Botanically speaking, the leaves of the pineapple plant extend to produce another pineapple plant.
The new pineapple plant usually extends from its mother plant. They can either be regrown by using the plantlets known as suckers. Suckers comprise the roots that hang from the bottom of the plant.
The stem of the fruit, which is called the slip can also be used in the propagation of the new pineapple plant.
You can even sow the crown of the pineapple fruit in the soil. The crown contains tiny roots which can grow to regenerate another pineapple plant.
Usually, growing pineapples requires substantial time, at least a year or two.
Once a pineapple plant matures, which usually takes around eight to ten months, it begins to produce flowers in the next stage. The flower stalk emerges from the central stem producing tiny purple flower tubes.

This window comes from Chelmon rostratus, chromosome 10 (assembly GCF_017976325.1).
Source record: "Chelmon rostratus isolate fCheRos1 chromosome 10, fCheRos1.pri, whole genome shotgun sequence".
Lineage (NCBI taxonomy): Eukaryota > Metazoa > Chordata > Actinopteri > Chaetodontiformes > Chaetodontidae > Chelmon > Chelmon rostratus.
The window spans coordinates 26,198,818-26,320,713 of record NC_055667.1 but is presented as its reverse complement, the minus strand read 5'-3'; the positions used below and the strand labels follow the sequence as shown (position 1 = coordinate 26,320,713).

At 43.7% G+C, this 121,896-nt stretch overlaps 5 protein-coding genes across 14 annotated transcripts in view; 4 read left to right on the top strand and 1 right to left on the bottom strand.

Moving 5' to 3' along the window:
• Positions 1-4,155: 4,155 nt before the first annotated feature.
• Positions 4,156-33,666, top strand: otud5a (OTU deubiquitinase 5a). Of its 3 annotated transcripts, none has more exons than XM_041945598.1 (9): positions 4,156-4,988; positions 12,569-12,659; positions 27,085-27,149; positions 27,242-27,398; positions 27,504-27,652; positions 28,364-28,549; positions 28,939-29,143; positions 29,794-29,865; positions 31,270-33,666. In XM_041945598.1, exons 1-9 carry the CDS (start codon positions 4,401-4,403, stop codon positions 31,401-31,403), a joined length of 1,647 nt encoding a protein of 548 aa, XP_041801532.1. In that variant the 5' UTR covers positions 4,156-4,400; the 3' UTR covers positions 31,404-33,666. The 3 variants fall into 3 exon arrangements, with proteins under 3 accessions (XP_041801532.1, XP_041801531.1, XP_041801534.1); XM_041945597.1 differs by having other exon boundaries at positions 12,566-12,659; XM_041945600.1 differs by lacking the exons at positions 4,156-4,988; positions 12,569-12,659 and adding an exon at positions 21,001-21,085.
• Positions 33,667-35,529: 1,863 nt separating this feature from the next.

With time, the flower stalks elongate and extend above the leaves. After a few months, the flowers begin to fall off, and clusters’ structure begins to swell, gradually transitioning into a pineapple fruit.
Initially, you’ll notice a small green pineapple, but as the fruit matures, it changes color to a dark golden yellow shade. Not just the color but the aromatic fragrance of the pineapples also signals that the fruit is ready for harvest.
Having read through the history of pineapples and how they grow, it’s now clear to us that pineapples don’t grow on trees. Rather they follow a quite distinct growth mechanism.
If you want to explore more about the exotic fruit, read through our other blogs to find out interesting facts about pineapples and many other succulents.
If you are interested in learning more about pineapples, I know just the post for you. Head over and read our post that sheds light on whether pineapples are succulents.
My name is Kelly and I'm the the founder of Easy Succulents! I'm fascinated by this wonderful plants and I want to share with the world everything I know about them!